The Mario Bava Collection: Volume 2
DVD | Box Set
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Though he would be forever hailed as The King Of Italian Horror, director Mario Bava brought his stunning visual style to virtually every genre of international cinema. In these seven movies from the latter half of his legendary career, Il Maestro turned his extraordinary eye to extreme gothic terror, mod murder mystery, spaghetti western satire, a sex comedy inspired by Rashomon, the gore shocker that single-handedly created the `body-count' craze, and two distinctly different versions of his surreal macabre classic. Each disc has been transferred from original European vault elements to complete the definitive celebration of one of the most influential filmmakers of all time. Includes Baron Blood, Four Times That Night, Lisa & The Devil, 5 Dolls For An August Moon, Roy Colt & Winchester, Kidnapped, Bay Of Blood and House Of Exorcism.
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In addition, it is necessary to go beyond the borders of the United States. While Japan seems to draw most of the attention nowadays, Italy also has a wonderful history when it comes to horror, and perhaps no Italian director did more for Italian horror than Mario Bava. The Mario Bava Collection Volume 2 collects eight of his movies, not all of which are horror.
In order of my viewing, my first movie watched was Roy Colt and Winchester Jack, which is kind of a Spaghetti Western with marinara sauce: somewhat tasty but with no meat to it. A take-off on Butch Cassidy and the Sundance Kid, the movie follows the two title characters as they work both together and separately to find a hidden gold treasure (which also evokes The Good, The Bad and the Ugly).
Next was Four Times That Night, Bava's attempt at a sex comedy, in which various characters related, in Rashomon-like fashion, the misadventures of a date. Did she seduce him, did he try to rape her or was something else going on? It's a rather lightweight movie, but also looks nice. After these two films, we get more into Bava's forte: horror and crime.
5 Dolls for an August Moon is reminiscent of And Then There Were None, with its plot of characters trapped on an island where they're being killed one by one. It's a stylish example of giallo, an Italian form of mystery stories.
Lisa and the Devil is a true horror story, with Elke Sommer as a tourist in Spain who gets trapped in a surrealistic world and goes to a house with a history of dark secrets and a butler played by Telly Savalas who's really the Devil. As good as this movie is, it actually was never released in Bava's lifetime. Instead, it was recut as House of Exorcism, awkwardly incorporating elements of the original movie with an Exorcist-like plot. This version includes Robert Alda (Alan's father) as the priest out to stop a possession.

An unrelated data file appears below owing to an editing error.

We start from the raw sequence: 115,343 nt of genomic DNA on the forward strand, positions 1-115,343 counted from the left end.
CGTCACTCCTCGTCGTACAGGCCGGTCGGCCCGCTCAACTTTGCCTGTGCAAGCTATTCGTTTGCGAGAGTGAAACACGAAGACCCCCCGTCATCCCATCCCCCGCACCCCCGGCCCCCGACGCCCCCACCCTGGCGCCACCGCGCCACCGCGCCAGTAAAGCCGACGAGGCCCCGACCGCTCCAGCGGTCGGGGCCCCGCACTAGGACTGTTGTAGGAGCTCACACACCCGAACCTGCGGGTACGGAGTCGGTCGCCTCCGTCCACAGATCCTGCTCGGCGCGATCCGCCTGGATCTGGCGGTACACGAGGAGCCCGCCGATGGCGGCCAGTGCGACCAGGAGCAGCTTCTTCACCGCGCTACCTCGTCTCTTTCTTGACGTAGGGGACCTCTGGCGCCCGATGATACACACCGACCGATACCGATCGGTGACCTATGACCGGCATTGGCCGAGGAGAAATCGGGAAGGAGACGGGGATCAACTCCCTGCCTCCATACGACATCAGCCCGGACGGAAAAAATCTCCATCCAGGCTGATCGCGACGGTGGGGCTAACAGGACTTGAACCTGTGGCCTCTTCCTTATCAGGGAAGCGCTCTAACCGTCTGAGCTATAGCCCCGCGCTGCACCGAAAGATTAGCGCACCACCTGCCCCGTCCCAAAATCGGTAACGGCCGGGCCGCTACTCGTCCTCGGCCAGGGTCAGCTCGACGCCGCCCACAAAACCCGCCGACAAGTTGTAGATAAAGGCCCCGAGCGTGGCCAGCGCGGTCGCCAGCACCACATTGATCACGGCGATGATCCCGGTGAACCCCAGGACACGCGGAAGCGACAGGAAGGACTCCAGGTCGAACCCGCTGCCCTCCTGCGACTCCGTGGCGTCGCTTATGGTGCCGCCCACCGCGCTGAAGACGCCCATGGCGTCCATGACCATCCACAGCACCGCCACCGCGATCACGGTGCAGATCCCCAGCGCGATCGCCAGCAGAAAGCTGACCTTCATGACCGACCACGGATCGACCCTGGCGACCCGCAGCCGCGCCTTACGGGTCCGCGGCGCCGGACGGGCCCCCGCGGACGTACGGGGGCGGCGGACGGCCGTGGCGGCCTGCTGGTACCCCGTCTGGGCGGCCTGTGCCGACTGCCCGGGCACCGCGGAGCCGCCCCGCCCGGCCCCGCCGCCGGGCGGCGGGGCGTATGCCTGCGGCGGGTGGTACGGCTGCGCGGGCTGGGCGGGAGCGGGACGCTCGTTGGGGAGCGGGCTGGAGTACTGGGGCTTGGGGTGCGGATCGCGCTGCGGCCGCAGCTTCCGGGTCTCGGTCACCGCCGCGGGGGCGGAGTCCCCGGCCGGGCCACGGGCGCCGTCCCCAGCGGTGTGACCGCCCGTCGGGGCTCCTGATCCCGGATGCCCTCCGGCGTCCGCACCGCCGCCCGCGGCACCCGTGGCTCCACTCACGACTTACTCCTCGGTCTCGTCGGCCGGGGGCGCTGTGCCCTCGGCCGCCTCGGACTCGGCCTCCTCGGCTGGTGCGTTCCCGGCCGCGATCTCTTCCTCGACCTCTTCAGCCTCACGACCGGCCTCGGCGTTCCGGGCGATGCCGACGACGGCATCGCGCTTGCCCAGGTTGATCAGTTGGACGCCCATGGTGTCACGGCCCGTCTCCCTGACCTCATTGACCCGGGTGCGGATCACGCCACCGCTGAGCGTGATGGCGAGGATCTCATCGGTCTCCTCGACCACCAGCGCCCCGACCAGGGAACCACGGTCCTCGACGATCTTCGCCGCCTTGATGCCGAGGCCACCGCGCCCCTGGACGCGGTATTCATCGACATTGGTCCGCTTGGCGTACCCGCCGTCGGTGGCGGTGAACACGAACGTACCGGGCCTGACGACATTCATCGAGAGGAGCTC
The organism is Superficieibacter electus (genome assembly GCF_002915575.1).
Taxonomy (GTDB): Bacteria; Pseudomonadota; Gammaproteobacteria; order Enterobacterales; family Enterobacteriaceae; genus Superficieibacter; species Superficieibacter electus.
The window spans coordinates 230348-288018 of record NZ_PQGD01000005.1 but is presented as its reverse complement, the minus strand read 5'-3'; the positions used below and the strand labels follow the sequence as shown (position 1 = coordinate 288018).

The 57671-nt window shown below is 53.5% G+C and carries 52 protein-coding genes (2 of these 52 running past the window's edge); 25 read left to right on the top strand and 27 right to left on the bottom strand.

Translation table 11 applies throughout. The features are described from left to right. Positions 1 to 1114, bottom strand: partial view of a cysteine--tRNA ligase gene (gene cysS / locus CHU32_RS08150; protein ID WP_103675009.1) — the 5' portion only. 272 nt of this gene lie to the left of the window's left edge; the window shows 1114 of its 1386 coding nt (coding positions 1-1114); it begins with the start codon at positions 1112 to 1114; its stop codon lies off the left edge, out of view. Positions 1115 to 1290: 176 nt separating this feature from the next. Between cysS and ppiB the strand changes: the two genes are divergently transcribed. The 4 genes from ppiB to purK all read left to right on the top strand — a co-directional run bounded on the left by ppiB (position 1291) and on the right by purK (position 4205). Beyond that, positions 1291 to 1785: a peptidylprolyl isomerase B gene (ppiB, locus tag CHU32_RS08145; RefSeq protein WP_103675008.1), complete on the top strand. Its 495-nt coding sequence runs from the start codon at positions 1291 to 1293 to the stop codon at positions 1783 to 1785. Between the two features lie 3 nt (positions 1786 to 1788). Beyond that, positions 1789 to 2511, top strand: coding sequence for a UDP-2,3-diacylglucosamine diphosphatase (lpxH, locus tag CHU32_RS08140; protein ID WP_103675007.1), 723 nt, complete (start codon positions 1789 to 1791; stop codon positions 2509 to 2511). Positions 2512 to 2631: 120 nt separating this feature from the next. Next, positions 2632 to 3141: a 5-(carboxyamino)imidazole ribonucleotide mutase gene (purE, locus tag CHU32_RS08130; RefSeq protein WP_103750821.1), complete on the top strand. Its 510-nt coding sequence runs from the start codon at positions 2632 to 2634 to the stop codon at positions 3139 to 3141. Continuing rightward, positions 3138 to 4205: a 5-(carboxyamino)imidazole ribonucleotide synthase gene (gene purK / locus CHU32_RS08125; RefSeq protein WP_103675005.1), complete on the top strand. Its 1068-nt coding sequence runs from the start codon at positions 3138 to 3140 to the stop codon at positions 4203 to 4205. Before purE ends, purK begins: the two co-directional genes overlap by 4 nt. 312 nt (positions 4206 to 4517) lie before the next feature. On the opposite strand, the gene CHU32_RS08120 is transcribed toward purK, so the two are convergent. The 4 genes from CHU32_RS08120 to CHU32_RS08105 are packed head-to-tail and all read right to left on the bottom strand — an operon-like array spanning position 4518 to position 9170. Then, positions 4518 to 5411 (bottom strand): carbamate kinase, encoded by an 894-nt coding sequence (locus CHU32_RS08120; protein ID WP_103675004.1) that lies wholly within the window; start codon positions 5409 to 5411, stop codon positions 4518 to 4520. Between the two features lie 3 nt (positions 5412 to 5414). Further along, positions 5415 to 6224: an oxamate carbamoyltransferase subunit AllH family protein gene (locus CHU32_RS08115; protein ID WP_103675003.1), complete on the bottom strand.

Bay of Blood is non-supernatural horror and an influence on slasher films like Friday the 13th. Various characters converge at an isolated bay which is possibly targeted for development as a resort. The killings are done creatively and viciously, leading to a conclusion that is both unexpected and rather fitting.
Baron Blood is one of those tales of a character who decides to try out an old spell just to see what happens. What happens is exactly what is promised by the incantation: the resurrection of a notorious Baron who had a real flair for torturing. This movie also has Elke Sommer as well as Joseph Cotton.
Finally, there is Bava's penultimate film, a crime movie called Rabid Dogs. The story here focuses on four thieves who commit a payroll robbery. One dies in a shootout that also disables their car, leading them to a carjacking to get out of town with three hostages including a small, sick child. Most of the story takes place in the car, and this is another film that ends with a nice little plot twist. Similar to Lisa and the Devil, Rabid Dogs also has an inferior version called Kidnapped.
With the exception of Roy Colt (and maybe House of Exorcism), these are all good to great movies, showing why Bava has his loyal fans. In addition to the films, we get commentaries on five of the films (all but the first three above), four by Bava scholar Tim Lucas, the other on House of Exorcism by Elke Sommer and producer Alfred Leone. Between this boxed set and the first one, we get much of Bava's work, but there is room for at least one more set, with such horror movies as Hatchet for the Honeymoon, Blood and Black Lace and The Whip and the Body as well as films like Danger: Diabolik, Planet of Vampires and Hercules in the Underworld. That's why Lucas's last comment on Rabid Dogs is welcome: "More commentaries to come" After watching both these sets, that is good news indeed!